Humans are social beings and generally do best when we are connected and in supportive relationships with the people who are important to us.
Many of us have ongoing and ever-evolving relationships with our families, friends and coworkers, but may not always be aware of how the views about ourselves are reflected in how we talk about others.
Dr. Wendy Patrick, Ph.D., addresses ways that people can project or infer traits in her recent article in Psychology Today.
Dr. Patrick reviewed research that indicates that when people describe negative characteristics in others, their peers may attribute those negative characteristics to the person who is stating them. The same appears to be true when people compliment others and focus on their positive traits as they are then viewed as having more positive characteristics.
Part of relationship-building is talking about other people. How we do that influences what others think about us.
- Trait transference is the term used to describe the way that the traits we identify in others become traits that are identified in us.
- Trait inference is when we learn information about someone that encourages us to make another conclusion based on that information. For example, if we learned that our coworker did well on a recent test, we would likely assume that they must be very smart.
Based on these principles, when we are able to compliment others, we are more likely to be seen as having more positive traits.
Our perceptions and attitudes influence how we see ourselves and the world, and how others view us.
In comparing ourselves to others, sometimes jealousy can surface. When we are jealous, we are focused on something that someone else has that we do not. It can be easy to become so focused on the one thing that we do not have, we are not able to focus on the things that we do have. To avoid having such a narrow focus, we have to challenge ourselves to broaden our view.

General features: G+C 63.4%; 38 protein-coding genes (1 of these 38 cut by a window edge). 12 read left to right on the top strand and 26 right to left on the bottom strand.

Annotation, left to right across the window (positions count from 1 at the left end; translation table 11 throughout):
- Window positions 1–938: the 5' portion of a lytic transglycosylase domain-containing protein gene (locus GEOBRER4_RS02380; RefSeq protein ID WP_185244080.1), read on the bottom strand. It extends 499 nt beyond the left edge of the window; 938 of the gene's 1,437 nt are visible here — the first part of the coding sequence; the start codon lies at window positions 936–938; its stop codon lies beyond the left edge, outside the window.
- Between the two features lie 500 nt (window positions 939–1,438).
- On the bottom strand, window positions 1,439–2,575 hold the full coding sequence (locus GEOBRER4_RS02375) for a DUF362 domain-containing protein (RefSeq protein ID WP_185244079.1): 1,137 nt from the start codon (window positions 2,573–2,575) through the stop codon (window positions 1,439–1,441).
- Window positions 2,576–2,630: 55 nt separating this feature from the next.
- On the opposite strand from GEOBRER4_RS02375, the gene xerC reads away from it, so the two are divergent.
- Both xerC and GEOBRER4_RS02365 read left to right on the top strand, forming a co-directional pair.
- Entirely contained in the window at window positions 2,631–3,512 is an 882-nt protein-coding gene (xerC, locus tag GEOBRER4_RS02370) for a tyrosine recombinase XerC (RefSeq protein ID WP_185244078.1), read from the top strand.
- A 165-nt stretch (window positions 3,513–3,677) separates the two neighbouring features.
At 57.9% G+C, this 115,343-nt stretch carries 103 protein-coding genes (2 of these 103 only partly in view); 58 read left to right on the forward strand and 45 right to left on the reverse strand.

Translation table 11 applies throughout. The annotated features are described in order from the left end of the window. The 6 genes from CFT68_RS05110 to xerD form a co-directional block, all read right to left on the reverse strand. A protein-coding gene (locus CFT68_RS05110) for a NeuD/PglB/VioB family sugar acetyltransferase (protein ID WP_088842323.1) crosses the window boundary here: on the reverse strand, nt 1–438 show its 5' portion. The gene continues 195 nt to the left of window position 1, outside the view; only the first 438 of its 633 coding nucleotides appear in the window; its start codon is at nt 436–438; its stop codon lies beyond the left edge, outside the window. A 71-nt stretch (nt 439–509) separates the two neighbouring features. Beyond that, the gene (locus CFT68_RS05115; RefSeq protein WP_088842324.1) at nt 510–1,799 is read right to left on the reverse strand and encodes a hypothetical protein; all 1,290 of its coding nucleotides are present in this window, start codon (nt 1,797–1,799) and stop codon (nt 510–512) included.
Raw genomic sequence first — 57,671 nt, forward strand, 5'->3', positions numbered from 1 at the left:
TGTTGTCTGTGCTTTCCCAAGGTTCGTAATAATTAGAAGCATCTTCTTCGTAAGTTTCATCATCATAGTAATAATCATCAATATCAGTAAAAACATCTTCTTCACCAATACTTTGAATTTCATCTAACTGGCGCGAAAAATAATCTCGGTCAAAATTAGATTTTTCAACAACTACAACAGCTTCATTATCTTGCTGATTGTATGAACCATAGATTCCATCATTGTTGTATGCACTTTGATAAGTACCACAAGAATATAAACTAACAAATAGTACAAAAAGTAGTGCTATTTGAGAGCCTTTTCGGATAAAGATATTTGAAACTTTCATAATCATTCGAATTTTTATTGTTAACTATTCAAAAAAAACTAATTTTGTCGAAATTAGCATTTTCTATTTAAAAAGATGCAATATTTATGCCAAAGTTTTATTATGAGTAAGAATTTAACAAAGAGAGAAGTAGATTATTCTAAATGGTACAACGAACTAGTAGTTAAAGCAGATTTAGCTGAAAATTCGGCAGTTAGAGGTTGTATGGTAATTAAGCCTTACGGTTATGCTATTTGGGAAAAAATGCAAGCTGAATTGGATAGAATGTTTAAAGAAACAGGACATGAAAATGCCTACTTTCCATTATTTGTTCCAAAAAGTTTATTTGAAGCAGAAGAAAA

Jealousy can be useful and help remind us to focus on identifying what is missing in our own lives.
- Jealousy encourages us to focus on the other person, but, if we focus on what is missing in our own lives, we will be more productive in finding ways to make our lives better.
- Jealousy also has the power to tap into strong, usually negative feelings, about ourselves, which are important to separate from facts. It is important to keep in mind that, just because someone else is succeeding, your value doesn’t change.
- Jealousy can make us feel inadequate and isolated. If we work to lessen the distance between us and those we may be feeling jealousy towards, we have the opportunity to get to know them better and may find common ground.
- Jealousy tends to encourage us to be very critical of ourselves. If we can shift our focus to our own accomplishments and find value in them, we can become our own cheerleaders as we work towards accomplishing our goals.
The more we allow jealousy to distract us from ourselves, the more challenging it is to recognize and value our own positive attributes. It may help to identify goals you have already accomplished, particularly those that you thought would be especially difficult or may not be possible.
Recognizing positive qualities in others may prompt us to recognize those qualities in ourselves, helping us appreciate the qualities we want to build on and allowing us to identify qualities we would like to change.
If you or someone you know might be struggling, utilize EAP benefits to seek services from highly qualified, licensed professionals. If someone you know is experiencing difficulty, let them know they are not alone and you are willing to assist them with finding the help they need. Sometimes just knowing you’re not alone is powerful in helping others seek the help they need.
If you or someone you know needs immediate mental health assistance, you can access a local crisis program, such as Carilion’s CONNECT (540-981-8181), go to the nearest emergency room or call 911.
Remember, it’s better to get help for yourself or someone else if needed. Getting help is better than the alternative.
Family Service of Roanoke Valley and Psychological Health Roanoke have qualified and experienced clinicians available to help you and your family.